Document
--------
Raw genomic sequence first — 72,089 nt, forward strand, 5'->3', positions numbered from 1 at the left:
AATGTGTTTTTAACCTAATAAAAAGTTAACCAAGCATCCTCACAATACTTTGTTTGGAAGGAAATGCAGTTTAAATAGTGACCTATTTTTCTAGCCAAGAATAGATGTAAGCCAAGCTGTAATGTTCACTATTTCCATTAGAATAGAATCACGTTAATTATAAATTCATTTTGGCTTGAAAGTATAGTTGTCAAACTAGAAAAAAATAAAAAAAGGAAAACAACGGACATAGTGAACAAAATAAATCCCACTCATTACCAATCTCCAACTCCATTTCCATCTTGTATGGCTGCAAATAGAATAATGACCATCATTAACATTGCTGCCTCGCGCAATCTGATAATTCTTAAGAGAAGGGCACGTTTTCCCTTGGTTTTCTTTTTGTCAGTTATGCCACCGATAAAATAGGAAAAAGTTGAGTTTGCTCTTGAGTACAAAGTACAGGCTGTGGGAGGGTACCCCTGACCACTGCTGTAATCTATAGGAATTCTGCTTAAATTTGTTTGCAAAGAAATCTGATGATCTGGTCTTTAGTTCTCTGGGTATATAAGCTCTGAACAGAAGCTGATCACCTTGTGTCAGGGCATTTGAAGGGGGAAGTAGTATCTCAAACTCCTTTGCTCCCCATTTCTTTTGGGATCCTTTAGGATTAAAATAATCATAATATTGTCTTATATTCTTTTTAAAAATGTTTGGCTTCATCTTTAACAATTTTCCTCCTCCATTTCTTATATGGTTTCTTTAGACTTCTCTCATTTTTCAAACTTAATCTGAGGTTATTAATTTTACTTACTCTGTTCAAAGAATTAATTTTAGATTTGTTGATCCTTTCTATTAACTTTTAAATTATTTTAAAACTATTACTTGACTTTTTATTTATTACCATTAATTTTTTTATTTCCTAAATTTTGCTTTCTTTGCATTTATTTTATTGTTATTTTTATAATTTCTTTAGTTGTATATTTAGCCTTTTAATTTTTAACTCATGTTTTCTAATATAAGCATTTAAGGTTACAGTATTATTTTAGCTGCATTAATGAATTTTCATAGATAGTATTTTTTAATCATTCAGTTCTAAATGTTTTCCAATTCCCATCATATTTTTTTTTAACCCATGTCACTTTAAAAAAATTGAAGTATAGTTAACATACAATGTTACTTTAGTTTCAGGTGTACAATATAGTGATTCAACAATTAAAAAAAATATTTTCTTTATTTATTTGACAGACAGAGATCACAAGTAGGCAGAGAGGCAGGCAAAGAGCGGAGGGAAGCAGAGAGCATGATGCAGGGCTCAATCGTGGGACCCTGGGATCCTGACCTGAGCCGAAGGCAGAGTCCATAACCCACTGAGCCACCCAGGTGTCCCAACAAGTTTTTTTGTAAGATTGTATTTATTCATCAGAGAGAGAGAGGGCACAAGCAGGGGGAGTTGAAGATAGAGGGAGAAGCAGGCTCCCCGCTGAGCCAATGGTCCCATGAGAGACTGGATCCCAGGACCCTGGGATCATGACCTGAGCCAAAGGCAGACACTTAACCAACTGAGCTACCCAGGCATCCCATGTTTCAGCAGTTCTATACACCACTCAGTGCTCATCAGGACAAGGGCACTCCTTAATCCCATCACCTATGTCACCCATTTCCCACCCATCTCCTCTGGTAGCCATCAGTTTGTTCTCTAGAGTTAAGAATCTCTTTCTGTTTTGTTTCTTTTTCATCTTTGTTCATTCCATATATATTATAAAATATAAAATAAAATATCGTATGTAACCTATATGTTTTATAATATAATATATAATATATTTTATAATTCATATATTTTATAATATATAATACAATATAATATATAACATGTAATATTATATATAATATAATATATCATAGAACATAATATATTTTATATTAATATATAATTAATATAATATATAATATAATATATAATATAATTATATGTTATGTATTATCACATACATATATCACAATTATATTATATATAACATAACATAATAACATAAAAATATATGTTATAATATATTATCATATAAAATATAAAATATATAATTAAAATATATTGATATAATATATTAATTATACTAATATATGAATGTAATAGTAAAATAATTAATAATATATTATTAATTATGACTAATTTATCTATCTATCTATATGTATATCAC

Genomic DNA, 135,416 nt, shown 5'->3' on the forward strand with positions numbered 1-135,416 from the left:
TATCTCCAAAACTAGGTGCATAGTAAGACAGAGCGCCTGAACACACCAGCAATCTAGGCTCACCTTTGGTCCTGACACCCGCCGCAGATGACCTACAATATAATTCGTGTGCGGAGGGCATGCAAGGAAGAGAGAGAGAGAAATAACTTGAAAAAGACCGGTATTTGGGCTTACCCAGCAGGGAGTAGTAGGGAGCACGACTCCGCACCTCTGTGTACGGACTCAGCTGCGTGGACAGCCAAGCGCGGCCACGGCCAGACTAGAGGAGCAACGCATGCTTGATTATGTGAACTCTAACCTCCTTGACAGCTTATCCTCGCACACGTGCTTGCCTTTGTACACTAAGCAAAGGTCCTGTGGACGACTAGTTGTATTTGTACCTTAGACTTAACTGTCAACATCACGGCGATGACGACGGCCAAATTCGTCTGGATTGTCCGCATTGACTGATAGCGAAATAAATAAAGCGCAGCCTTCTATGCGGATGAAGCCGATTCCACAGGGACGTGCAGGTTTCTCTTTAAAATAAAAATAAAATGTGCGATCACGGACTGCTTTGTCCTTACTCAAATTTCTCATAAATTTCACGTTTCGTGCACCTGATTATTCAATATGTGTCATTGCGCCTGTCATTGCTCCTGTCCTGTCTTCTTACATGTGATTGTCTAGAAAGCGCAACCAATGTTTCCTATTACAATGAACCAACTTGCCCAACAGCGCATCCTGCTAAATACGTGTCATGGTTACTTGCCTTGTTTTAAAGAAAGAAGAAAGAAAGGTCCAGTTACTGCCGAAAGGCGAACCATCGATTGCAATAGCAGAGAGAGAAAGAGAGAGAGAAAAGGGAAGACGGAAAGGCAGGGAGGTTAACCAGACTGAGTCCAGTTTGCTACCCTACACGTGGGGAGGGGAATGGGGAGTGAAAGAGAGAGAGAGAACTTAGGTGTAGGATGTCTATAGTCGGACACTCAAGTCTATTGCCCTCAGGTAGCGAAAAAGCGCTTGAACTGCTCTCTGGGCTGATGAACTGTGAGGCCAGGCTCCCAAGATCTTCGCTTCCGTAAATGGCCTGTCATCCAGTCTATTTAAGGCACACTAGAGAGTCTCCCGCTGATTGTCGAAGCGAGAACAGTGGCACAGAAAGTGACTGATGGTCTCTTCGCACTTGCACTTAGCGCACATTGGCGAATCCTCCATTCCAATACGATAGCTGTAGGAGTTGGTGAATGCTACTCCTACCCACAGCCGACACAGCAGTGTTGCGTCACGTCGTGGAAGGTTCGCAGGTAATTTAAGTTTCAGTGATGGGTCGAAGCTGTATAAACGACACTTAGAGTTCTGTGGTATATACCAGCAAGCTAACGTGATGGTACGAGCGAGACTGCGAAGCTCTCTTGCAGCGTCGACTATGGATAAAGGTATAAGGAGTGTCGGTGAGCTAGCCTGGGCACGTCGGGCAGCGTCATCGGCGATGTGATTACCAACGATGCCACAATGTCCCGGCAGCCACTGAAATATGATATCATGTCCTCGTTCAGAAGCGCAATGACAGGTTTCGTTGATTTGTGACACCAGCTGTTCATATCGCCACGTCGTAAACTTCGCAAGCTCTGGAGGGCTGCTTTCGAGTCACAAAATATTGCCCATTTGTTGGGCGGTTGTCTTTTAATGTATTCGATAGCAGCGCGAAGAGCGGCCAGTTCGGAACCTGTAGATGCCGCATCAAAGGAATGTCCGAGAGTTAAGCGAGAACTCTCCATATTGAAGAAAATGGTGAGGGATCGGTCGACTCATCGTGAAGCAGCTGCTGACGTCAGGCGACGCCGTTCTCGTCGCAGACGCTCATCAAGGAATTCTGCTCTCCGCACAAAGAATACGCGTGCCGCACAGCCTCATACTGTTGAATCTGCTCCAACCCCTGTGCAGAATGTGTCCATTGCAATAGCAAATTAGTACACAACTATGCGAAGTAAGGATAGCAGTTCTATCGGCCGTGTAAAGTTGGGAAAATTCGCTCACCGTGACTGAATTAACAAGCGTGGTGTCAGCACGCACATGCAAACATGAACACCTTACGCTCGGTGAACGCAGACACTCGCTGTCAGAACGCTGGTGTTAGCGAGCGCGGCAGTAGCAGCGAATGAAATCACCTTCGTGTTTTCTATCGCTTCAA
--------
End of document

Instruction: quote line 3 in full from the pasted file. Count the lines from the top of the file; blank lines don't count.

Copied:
Genomic DNA, 135,416 nt, shown 5'->3' on the forward strand with positions numbered 1-135,416 from the left: